Brighter light for organic solar cells
Researchers at Southern University of Science and Technology (SUSTech) in China have designed and synthesized a new polymer donor material which demonstrates high solar conversion efficiency in non-fullerene polymer solar cell applications.
The team of researchers, led by Associate Professor He Feng from the Department of Chemistry at SUSTech, had been investigating the polymer donor materials of non-fullerene bulk heterojunction polymer solar cells (BHJ PSCs) to pump up their efficiencies. The work was recently published in Advanced Materials and titled “A Benzo[1,2‐b:4,5‐c′]Dithiophene‐4,8‐Dione‐Based Polymer Donor Achieving an Efficiency Over 16%”.
In this contribution, a new donor polymer, named PBTT-F, was developed through the design of cyclohexane-1,4-dione embedded into a thieno[3,4-b]thiophene (TT) unit. When blended with the acceptor polymer, the PBTT-F-based photovoltaic device exhibited an outstanding power conversion efficiency (PCE) of 16.1%. The PBTT-F-based polymer solar cells also showed excellent stability after storage for approximately 700 hours in a glove box, maintaining a high PCE of approximately 14.8%. The team’s findings indicate promising future commercial applications.
Figure 1. (a) structure of polymer PBTT-F, (b) synthesis route of monomer and polymer PBTT-F
Figure 2. Molecular structure, optical, and electrochemical properties. (a) Chemical structure and calculated UV-Vis absorption spectra for the BDTO and TTDO monomers. (b) UV-Vis absorption spectra for BDTO and TTDO in diluted solution. (c) Crystal structure of the TTDO and a perpendicular view of the plane. (d) Crystal structure of the BDTO and a perpendicular view of the plane. (e) Packing diagram for TTDO. (f) Packing diagram for BDTO.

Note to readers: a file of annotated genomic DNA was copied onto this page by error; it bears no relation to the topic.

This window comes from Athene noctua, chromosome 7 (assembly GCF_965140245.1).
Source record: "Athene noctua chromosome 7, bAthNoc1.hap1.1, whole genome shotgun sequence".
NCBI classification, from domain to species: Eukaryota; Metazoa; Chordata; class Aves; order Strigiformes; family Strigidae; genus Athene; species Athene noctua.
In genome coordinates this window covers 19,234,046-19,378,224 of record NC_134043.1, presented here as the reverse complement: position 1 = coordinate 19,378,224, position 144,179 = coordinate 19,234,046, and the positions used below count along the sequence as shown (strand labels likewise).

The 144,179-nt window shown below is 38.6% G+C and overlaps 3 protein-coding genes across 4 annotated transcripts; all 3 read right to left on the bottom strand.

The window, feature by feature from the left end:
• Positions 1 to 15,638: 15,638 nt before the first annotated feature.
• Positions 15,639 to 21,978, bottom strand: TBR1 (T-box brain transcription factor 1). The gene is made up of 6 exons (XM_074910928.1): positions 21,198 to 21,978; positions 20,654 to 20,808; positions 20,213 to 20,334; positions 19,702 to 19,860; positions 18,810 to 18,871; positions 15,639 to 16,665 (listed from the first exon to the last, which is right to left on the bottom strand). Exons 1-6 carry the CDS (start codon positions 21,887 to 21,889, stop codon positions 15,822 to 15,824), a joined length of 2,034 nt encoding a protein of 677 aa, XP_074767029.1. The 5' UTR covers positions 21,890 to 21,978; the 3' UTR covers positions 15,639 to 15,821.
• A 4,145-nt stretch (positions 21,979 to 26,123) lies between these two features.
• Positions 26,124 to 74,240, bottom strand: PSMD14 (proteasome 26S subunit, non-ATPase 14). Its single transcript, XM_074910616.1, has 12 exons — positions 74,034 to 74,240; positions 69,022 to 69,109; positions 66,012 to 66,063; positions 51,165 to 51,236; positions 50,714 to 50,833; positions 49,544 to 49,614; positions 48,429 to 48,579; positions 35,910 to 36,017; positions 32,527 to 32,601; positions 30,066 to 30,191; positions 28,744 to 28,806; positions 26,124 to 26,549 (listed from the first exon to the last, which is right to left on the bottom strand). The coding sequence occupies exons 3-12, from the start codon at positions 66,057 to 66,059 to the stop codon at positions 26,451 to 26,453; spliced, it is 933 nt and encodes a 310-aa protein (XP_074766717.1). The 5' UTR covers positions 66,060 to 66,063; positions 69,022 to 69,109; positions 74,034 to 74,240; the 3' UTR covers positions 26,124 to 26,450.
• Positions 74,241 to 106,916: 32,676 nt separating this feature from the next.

The density functional theory (DFT) calculation proved that the ultraviolet-visual (UV-vis) absorption spectrum of TTDO was much more red-shifted than that of BDTO, which revealed much much stronger intermolecular interactions in new developed TTDO unit. At the same time, the calculation also indicates that the TTDO is a stronger electron-withdrawing group than BDTO, which would be beneficial for enhancing the intramolecular charge transfer in the corresponding polymer with elevated solar conversion efficiency.
Figure 3. The photovoltaic performance: (a) The J−V curves of PSCs based on PBTT-F: Y6 and (b) the device stability tests.
The team then created a PSC using the optimal layout. They determined that their device had a photoelectric conversion efficiency of 16.1% with a thin PSC. With a thick film of 190 nm, the device remained at 14.2% efficiency, representing significant industrial opportunities for large-scale PSCs. The team’s device was also highly stable and maintained exceptionally high efficiency after more than seven hundred hours.
Figure 4. 2D GIWAXS patterns of (a) pristine PBTT-F, (b) neat Y6, (c) PBTT-F:Y6 blend ﬁlms. (d) GIWAXS line-cut profiles along the out-of-plane (solid line) directions. (e) AFM height image (10 µm × 10 µm) of the optimized PBTT-F:Y6 blend ﬁlm with thermal annealing at 110 oC. (f) TEM image of the optimized PBTT-F:Y6 blend ﬁlm treated by thermal annealing at 110 oC (scale bar = 1 µm).
Their research offers new directions in PSCs in terms of donor polymers and non-fullerene solar cell design.
SUSTech-PKU joint doctoral candidate Chao Pengjie is the first author with SUSTech Research Assistant Professor Chen Hui as co-author. Associate Professor He Feng is the only corresponding author of the paper. The Department of Chemistry and the Shenzhen Grubbs Institute are the corresponding units. The research team also worked with the School of Advanced Materials at the Peking University Shenzhen Graduate School (PKUSZ) and the State Key Laboratory of Luminescent Materials and Devices at South China University of Technology (SCUT).
The National Natural Science Foundation of China (NSFC), the Guangdong Innovative and Entrepreneurial Research Team Project, the Shenzhen Fundamental Research Program, and the Shenzhen Nobel Prize Scientists Laboratory Project supported the research. The authors also thank the SUSTech Core Research Facilities (SCRF) for their AFM and TEM measurements.